InterveXion CEO Keith Ward and Andrew Schafer, vice president of strategy for Biospatial discuss the details of a study which utilizes EMS data to identify sites for a Phase II clinical trial.
Clinical stage biopharma InterveXion Therapeutics is developing novel products for the treatment of addiction disorders. In this infographic, the outline of how the company used Emergency Medical Services (EMS) data to identify sites for a Phase II clinical trial. In this Q&A, InterveXion CEO Keith Ward and Andrew Schafer, vice president of strategy for Biospatial discuss the details of this study.
Applied Clinical Trials: This is an interesting case study. How did the three
companies—InterveXion, Syneos Health, and Biospatial—come together?
Keith Ward: InterveXion had contracted with Syneos Health to support our Phase II study for acute methamphetamine intoxication (Meth-OD) and we thought site selection might be especially difficult for this trial. Syneos Health was already working with Biospatial, and they suggested the Biospatial data might be a good way to identify sites. We looked into it, and it fit our needs, the data were coming in near real-time and that was important for us because a lot of the epidemiology data we could find were out of date and were not compiled nationally using similar collection methods.
Andrew Schafer: All three companies working together was a great experience. Biospatial was able to help InterveXion, not only identify high-prevalence sites, but we were able to provide demographic information on potential patient pools to help ensure a diverse patient population for the study.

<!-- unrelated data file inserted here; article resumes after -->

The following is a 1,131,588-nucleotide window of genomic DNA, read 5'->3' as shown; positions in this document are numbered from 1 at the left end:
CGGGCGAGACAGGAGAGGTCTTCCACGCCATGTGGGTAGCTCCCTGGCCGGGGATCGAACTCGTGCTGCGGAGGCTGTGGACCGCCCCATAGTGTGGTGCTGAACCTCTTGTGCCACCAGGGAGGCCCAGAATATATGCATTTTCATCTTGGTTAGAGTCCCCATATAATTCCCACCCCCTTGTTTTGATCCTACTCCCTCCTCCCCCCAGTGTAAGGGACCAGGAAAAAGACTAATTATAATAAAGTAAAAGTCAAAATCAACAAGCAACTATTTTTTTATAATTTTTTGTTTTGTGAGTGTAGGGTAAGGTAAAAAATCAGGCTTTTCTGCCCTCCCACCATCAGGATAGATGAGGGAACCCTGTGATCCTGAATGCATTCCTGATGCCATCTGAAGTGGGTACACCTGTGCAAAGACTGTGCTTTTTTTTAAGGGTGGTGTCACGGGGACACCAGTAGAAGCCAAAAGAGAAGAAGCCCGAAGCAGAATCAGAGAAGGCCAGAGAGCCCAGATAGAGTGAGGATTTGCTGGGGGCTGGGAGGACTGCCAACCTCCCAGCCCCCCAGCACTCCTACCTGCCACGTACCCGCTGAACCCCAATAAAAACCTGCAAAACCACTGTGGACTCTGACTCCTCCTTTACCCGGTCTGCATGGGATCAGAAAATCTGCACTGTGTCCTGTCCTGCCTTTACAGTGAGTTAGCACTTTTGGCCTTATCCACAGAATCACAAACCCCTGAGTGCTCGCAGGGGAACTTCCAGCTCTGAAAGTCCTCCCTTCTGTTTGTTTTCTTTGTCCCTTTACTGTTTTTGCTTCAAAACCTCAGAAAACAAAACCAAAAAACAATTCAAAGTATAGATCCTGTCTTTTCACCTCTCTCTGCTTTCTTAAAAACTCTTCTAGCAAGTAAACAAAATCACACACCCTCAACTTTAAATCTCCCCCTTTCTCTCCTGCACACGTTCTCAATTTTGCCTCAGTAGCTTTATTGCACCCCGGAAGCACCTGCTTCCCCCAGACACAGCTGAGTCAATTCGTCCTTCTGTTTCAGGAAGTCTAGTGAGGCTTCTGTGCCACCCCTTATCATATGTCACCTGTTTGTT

ACT: Applied Clinical Trials has covered the clinical development industry for a long time, and we have never heard of using EMS data. Where does it come from and how is it being used?
Schafer: As we continue to talk with pharmaceutical companies, CROs, patient recruitment companies, hospitals, and substance abuse centers, we hear the same thing: “I had no idea these data existed.” Biospatial has spent years signing data use agreements with EMS offices at the state level, which allows us to access EMS ePCR (electronic Patient Care Report) data. Think of our data products as EMR-like for an ambulance transport and it comes to us in near real-time, making it especially valuable for studies where patient consent needs to occur in a short timeframe—for example, with stroke, cardiovascular events or trauma—or where healthcare trends change quickly, such as drug use or overdose, COVID-19 infections or other infectious diseases.
Ward:We had the same thoughts as well. In our case, we were doing our first study in an emergency medicine setting, so we were delighted to have such an on-target dataset. After diving into the platform, we found it easy to navigate and could use our inclusion/exclusion criteria to help refine our site selection search. The data elements contained in the data set were quite robust.
ACT: How was the ePCR data used specifically for this clinical study?
Schafer: As Keith mentioned, we were able to take the study characteristics and the inclusion/exclusion criteria and develop a search of which hospitals have access to the patient population. After that list of approximately 200 was created, we overlayed patient demographic information to help provide a diverse set of sites for InterveXion to consider.
ACT: What were the results and any next steps?
Ward: We’re still a little early to have hard enrollment results as some of the sites are in the process of being initiated. In our early going, however, the patient flow we are seeing definitely matches our expectations based on the Biospatial data. So far, we are happy with the process and the outcomes as we continue to track potential patient volume at each site. We are also currently considering using Biospatial’s ability to notify the project manager and site coordinators, via text and email, as to when a potential patient has entered the hospital.